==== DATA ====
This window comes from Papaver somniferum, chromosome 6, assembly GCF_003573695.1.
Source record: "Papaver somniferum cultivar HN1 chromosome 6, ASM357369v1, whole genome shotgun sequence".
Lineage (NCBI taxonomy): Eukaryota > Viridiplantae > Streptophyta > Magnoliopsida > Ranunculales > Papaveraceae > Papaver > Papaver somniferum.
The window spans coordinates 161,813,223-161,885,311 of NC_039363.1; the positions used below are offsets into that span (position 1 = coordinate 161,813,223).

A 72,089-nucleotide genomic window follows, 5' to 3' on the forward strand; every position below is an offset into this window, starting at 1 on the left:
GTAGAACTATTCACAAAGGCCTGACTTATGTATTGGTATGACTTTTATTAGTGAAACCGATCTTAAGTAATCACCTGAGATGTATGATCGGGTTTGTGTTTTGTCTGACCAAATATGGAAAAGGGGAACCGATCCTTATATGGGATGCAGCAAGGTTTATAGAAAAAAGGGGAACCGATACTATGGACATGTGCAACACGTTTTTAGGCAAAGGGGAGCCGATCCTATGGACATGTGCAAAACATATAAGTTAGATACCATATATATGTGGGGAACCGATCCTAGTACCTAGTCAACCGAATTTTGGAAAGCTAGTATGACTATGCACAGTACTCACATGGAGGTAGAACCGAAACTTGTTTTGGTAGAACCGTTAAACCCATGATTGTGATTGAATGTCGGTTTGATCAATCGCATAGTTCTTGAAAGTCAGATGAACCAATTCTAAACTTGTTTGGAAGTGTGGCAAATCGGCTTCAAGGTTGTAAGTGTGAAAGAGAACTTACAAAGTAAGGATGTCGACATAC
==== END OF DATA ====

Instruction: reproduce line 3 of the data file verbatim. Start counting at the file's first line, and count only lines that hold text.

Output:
Lineage (NCBI taxonomy): Eukaryota > Viridiplantae > Streptophyta > Magnoliopsida > Ranunculales > Papaveraceae > Papaver > Papaver somniferum.